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gawk: Split Program

 11.2.4 Splitting a Large File into Pieces
 The 'split' program splits large text files into smaller pieces.  Usage
 is as follows:(1)
      'split' ['-COUNT'] [FILE] [PREFIX]
    By default, the output files are named 'xaa', 'xab', and so on.  Each
 file has 1,000 lines in it, with the likely exception of the last file.
 To change the number of lines in each file, supply a number on the
 command line preceded with a minus sign (e.g., '-500' for files with 500
 lines in them instead of 1,000).  To change the names of the output
 files to something like 'myfileaa', 'myfileab', and so on, supply an
 additional argument that specifies the file name prefix.
    Here is a version of 'split' in 'awk'.  It uses the 'ord()' and
 'chr()' functions presented in ⇒Ordinal Functions.
    The program first sets its defaults, and then tests to make sure
 there are not too many arguments.  It then looks at each argument in
 turn.  The first argument could be a minus sign followed by a number.
 If it is, this happens to look like a negative number, so it is made
 positive, and that is the count of lines.  The data file name is skipped
 over and the final argument is used as the prefix for the output file
      # split.awk --- do split in awk
      # Requires ord() and chr() library functions
      # usage: split [-count] [file] [outname]
      BEGIN {
          outfile = "x"    # default
          count = 1000
          if (ARGC > 4)
          i = 1
          if (i in ARGV && ARGV[i] ~ /^-[[:digit:]]+$/) {
              count = -ARGV[i]
              ARGV[i] = ""
          # test argv in case reading from stdin instead of file
          if (i in ARGV)
              i++    # skip datafile name
          if (i in ARGV) {
              outfile = ARGV[i]
              ARGV[i] = ""
          s1 = s2 = "a"
          out = (outfile s1 s2)
    The next rule does most of the work.  'tcount' (temporary count)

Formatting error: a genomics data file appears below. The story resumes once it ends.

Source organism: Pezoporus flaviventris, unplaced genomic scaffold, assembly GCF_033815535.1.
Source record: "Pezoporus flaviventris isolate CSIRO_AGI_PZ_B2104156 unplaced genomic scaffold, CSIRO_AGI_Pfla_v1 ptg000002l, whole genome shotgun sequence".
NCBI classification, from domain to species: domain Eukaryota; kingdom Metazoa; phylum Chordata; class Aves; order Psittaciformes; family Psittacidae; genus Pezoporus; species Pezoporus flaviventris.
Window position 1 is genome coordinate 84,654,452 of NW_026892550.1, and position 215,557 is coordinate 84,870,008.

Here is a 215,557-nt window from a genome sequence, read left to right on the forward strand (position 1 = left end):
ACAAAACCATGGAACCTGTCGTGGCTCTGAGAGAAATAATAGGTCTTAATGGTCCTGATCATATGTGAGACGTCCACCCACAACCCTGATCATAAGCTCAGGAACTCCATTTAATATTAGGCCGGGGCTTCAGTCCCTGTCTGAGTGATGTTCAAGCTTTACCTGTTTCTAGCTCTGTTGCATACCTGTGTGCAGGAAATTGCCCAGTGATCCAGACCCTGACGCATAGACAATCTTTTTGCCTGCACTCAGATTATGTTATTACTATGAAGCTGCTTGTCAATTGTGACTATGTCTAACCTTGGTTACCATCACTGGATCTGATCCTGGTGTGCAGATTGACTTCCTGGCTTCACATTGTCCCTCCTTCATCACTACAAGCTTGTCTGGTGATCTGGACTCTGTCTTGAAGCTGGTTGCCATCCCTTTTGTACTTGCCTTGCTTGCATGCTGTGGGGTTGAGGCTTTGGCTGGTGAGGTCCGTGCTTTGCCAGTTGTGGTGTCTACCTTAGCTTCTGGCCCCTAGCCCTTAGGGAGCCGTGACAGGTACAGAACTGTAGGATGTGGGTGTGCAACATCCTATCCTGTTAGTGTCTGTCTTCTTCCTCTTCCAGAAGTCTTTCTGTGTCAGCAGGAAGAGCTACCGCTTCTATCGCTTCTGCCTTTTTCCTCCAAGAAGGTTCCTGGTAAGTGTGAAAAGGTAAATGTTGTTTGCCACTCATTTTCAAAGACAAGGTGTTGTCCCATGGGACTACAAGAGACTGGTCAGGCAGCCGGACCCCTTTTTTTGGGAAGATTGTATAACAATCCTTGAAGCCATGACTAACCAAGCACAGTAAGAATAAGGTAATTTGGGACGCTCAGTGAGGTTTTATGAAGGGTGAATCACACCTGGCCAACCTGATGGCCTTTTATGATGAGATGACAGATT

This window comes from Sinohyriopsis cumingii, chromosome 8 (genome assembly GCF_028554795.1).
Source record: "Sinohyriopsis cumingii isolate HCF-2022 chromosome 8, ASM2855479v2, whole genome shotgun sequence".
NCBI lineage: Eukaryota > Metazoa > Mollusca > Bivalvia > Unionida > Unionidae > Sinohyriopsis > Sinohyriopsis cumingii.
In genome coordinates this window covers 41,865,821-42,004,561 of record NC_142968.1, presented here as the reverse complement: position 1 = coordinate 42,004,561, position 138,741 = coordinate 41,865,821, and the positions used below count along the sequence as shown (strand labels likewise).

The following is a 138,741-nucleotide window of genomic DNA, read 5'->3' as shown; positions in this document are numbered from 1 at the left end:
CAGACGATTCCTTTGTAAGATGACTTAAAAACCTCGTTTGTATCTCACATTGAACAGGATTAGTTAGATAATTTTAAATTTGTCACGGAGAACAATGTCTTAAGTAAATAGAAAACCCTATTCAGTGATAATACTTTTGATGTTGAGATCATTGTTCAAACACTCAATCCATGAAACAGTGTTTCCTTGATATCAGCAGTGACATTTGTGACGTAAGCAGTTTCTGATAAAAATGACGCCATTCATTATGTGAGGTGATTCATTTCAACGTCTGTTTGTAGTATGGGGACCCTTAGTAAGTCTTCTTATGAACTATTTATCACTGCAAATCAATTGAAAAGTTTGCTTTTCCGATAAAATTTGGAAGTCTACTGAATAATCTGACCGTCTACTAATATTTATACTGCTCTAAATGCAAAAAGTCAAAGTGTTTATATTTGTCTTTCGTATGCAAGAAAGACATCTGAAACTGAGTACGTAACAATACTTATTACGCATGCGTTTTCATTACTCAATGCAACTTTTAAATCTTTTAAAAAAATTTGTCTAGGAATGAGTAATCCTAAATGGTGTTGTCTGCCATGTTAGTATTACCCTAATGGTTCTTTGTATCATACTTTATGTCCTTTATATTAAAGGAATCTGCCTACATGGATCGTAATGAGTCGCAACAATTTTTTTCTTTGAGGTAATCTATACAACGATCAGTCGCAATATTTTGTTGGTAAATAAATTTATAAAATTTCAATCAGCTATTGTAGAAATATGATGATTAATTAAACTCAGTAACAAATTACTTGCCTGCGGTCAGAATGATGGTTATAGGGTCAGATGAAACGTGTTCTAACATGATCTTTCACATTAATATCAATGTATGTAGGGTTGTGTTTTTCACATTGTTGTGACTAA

tracks how many lines have been printed to the output file so far.  If
 it is greater than 'count', it is time to close the current file and
 start a new one.  's1' and 's2' track the current suffixes for the file
 name.  If they are both 'z', the file is just too big.  Otherwise, 's1'
 moves to the next letter in the alphabet and 's2' starts over again at
          if (++tcount > count) {
              if (s2 == "z") {
                  if (s1 == "z") {
                      printf("split: %s is too large to split\n",
                             FILENAME) > "/dev/stderr"
                      exit 1
                  s1 = chr(ord(s1) + 1)
                  s2 = "a"
                  s2 = chr(ord(s2) + 1)
              out = (outfile s1 s2)
              tcount = 1
          print > out
 The 'usage()' function simply prints an error message and exits:
      function usage()
          print("usage: split [-num] [file] [outname]") > "/dev/stderr"
          exit 1
    This program is a bit sloppy; it relies on 'awk' to automatically
 close the last file instead of doing it in an 'END' rule.  It also
 assumes that letters are contiguous in the character set, which isn't
 true for EBCDIC systems.
    ---------- Footnotes ----------
    (1) This is the traditional usage.  The POSIX usage is different, but
 not relevant for what the program aims to demonstrate.
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